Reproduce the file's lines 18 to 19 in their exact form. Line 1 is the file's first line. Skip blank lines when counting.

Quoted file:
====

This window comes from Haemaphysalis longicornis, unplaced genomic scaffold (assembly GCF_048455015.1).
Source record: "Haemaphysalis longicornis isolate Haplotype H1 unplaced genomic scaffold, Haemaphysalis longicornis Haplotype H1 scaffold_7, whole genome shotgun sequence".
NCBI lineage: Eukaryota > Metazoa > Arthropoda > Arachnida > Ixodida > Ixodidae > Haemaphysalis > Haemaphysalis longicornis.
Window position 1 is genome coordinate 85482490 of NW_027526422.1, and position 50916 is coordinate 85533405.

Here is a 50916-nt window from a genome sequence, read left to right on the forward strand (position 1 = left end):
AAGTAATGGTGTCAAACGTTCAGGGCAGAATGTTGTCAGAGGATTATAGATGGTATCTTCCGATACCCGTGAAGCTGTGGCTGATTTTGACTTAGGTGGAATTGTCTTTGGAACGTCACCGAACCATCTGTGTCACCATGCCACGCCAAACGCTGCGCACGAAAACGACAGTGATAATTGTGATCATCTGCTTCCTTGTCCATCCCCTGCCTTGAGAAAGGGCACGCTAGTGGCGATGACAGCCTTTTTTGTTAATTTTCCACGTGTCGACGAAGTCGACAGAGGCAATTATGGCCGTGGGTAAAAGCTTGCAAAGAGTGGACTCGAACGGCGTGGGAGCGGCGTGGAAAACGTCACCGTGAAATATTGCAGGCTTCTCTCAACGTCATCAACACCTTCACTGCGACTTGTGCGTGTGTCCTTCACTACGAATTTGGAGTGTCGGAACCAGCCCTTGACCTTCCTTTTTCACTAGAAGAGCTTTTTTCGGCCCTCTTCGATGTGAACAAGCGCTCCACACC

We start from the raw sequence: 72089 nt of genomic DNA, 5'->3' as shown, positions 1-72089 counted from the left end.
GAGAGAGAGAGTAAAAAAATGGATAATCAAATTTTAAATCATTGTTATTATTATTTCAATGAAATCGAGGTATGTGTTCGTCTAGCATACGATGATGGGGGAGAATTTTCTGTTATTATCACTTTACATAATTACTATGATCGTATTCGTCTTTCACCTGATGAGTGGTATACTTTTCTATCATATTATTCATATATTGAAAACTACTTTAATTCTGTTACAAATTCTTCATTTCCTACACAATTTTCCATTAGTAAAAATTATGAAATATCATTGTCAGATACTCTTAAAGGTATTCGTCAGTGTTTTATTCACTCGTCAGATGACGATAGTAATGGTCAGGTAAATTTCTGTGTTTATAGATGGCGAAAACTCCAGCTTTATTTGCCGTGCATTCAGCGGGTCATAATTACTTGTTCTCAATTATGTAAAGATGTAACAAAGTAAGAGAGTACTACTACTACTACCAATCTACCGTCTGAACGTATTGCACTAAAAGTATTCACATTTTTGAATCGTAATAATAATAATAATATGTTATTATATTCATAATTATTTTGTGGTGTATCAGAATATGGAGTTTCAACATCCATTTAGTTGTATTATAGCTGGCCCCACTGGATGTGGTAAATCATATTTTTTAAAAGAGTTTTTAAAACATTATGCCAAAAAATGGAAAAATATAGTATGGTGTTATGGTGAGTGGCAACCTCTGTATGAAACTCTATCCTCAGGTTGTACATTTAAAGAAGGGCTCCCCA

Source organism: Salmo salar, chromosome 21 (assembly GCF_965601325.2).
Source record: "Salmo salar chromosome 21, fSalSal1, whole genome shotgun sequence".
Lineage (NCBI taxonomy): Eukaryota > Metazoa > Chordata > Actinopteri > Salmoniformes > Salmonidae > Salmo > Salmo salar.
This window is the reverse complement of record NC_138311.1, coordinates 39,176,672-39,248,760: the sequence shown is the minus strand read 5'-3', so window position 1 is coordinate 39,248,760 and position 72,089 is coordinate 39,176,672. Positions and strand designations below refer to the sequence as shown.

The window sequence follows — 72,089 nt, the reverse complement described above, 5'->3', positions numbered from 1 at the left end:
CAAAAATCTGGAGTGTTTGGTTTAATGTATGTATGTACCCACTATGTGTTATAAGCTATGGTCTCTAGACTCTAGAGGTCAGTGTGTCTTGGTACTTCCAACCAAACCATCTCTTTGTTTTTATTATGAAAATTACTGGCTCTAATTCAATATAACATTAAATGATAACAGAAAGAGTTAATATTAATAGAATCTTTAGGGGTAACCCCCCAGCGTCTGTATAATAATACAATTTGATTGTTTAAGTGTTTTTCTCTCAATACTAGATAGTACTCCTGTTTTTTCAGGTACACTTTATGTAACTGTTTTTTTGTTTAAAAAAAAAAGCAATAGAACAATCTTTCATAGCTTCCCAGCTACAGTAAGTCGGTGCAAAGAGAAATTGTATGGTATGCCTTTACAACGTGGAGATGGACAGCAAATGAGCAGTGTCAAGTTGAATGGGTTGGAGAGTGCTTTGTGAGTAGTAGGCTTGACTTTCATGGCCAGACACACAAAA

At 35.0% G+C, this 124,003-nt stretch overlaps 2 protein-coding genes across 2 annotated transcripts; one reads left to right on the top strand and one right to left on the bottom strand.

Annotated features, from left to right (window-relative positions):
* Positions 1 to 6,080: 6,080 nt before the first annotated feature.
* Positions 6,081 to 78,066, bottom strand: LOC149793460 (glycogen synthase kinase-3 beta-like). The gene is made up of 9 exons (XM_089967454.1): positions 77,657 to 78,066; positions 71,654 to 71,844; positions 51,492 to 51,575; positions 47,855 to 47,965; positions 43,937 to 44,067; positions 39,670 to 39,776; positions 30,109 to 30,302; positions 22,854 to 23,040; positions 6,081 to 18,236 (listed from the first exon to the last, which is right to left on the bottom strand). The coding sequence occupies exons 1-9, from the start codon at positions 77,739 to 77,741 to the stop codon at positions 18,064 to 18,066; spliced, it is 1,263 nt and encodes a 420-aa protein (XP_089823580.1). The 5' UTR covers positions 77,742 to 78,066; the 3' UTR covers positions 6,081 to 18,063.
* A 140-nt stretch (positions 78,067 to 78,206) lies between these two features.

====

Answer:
* Positions 6,081 to 78,066, bottom strand: LOC149793460 (glycogen synthase kinase-3 beta-like). The gene is made up of 9 exons (XM_089967454.1): positions 77,657 to 78,066; positions 71,654 to 71,844; positions 51,492 to 51,575; positions 47,855 to 47,965; positions 43,937 to 44,067; positions 39,670 to 39,776; positions 30,109 to 30,302; positions 22,854 to 23,040; positions 6,081 to 18,236 (listed from the first exon to the last, which is right to left on the bottom strand). The coding sequence occupies exons 1-9, from the start codon at positions 77,739 to 77,741 to the stop codon at positions 18,064 to 18,066; spliced, it is 1,263 nt and encodes a 420-aa protein (XP_089823580.1). The 5' UTR covers positions 77,742 to 78,066; the 3' UTR covers positions 6,081 to 18,063.
* A 140-nt stretch (positions 78,067 to 78,206) lies between these two features.